It was created mainly by the comic book artist and editor Harvey Kurtzman at the behest of William M. Gaines, the owner of EC Comics, a small comics publisher. The first issue, titled “Tales to Drive You MAD: Humor in a Jugular Vein,” appeared on newsstands in August 1952.
Mad’s contrarian identity was clear from its debut, with its parodies of pop culture and a comic that skewered a new habit of suburbanites: gathering with friends to watch television while not speaking to one another.
Mad reached its height of influence under the editor Al Feldstein, who ran it from 1956 into the 1980s.
As the magazine settled into its classic format — 48 black-and-white newsprint pages fronted by an attention-grabbing cover — Alfred E. Neuman became a cultural touchstone. An evil double of sorts to the clean-cut comic-book protagonist Archie Andrews (spoofed in Mad as “Starchie”), the impish fellow had an appearance based on a face that Mr. Kurtzman had glimpsed in a high school biology textbook “of a person who lacked iodine,” the author David Hajdu reported in “The Ten-Cent Plague: The Great Comic-Book Scare and How It Changed America.”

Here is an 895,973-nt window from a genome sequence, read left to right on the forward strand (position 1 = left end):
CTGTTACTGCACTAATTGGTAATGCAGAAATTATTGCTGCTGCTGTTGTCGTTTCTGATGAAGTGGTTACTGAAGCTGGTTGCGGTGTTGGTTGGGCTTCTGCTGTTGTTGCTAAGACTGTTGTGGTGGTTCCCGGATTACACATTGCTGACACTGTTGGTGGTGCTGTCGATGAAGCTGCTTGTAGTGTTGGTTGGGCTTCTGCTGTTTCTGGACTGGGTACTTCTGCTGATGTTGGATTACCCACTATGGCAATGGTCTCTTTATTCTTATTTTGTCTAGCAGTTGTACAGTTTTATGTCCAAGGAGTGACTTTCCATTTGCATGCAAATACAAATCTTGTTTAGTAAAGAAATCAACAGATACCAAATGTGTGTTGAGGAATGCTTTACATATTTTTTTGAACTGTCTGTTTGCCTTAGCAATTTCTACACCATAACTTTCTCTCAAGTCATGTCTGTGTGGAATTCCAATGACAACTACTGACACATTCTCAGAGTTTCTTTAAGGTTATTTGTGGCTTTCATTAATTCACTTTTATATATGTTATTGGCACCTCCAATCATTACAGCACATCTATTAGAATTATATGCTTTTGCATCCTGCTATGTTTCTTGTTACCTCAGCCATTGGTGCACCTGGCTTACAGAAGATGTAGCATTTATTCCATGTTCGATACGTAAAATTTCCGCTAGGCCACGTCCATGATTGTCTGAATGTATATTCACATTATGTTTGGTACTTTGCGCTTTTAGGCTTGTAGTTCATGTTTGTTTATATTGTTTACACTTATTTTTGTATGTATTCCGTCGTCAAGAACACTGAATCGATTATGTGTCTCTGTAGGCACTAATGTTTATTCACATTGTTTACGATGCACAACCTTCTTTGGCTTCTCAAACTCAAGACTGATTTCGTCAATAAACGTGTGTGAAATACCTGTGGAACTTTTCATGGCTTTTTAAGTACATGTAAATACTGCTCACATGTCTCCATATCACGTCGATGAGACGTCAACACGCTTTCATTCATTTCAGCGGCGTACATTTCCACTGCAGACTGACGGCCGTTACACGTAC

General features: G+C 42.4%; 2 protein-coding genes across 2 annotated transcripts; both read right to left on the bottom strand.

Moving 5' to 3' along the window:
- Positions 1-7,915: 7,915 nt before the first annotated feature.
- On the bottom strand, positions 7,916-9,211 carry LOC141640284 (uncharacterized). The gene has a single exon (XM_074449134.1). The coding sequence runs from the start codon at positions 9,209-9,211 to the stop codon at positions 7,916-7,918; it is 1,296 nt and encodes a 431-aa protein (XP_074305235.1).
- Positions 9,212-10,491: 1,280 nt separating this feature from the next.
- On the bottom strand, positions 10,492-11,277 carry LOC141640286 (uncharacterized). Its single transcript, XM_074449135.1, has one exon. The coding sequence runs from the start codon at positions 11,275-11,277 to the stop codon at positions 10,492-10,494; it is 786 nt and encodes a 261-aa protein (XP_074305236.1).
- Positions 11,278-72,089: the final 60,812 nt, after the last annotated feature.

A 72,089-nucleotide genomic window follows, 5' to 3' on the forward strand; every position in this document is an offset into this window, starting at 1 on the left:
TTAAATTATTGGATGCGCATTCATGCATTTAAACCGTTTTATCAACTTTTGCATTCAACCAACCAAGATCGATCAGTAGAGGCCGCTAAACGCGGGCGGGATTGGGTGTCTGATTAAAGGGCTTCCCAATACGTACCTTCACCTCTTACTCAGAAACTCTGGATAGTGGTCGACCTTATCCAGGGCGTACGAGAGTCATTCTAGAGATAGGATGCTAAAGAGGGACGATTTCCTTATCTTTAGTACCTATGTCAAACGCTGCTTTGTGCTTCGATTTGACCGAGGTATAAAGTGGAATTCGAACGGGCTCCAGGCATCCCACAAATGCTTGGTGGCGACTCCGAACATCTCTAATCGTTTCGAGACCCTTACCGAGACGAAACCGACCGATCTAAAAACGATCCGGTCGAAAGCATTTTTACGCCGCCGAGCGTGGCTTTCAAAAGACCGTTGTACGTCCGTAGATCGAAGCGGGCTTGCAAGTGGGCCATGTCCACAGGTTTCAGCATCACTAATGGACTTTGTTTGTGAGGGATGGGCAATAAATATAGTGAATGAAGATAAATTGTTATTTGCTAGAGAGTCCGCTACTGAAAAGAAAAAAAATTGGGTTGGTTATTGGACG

Popular movies — box-office hits and critics’ favorites — became regular fodder for gleeful parodies, drawn for many decades by the caricaturist Mort Drucker. In Mad’s versions, “The Sound of Music” became “The $ound of Money,” “Rocky” was “Rockhead,” and “Hannah and Her Sisters” was retold as “Henna and Her Sickos.”
“When I think of ‘The Sound of Music,’ I think of Mort Drucker’s version rather than the actual film,” Mr. Friedman said.
Television was not spared. “Star Trek” became “Star Blecch,” and 20 years later, Mad turned “L.A. Law” into “L.A. Lewd.”